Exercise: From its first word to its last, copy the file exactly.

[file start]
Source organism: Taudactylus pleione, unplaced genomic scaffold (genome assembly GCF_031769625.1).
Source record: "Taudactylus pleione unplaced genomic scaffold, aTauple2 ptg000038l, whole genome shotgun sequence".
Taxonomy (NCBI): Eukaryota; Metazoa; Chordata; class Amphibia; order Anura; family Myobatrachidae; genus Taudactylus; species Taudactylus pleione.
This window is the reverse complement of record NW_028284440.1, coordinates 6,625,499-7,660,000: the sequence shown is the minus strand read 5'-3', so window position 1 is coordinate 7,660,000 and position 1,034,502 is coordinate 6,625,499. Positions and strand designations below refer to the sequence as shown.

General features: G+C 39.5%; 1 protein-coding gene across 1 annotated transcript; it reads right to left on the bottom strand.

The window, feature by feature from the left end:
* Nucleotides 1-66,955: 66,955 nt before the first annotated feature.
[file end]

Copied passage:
Source organism: Taudactylus pleione, unplaced genomic scaffold (genome assembly GCF_031769625.1).
Source record: "Taudactylus pleione unplaced genomic scaffold, aTauple2 ptg000038l, whole genome shotgun sequence".
Taxonomy (NCBI): Eukaryota; Metazoa; Chordata; class Amphibia; order Anura; family Myobatrachidae; genus Taudactylus; species Taudactylus pleione.
This window is the reverse complement of record NW_028284440.1, coordinates 6,625,499-7,660,000: the sequence shown is the minus strand read 5'-3', so window position 1 is coordinate 7,660,000 and position 1,034,502 is coordinate 6,625,499. Positions and strand designations below refer to the sequence as shown.

General features: G+C 39.5%; 1 protein-coding gene across 1 annotated transcript; it reads right to left on the bottom strand.

The window, feature by feature from the left end:
* Nucleotides 1-66,955: 66,955 nt before the first annotated feature.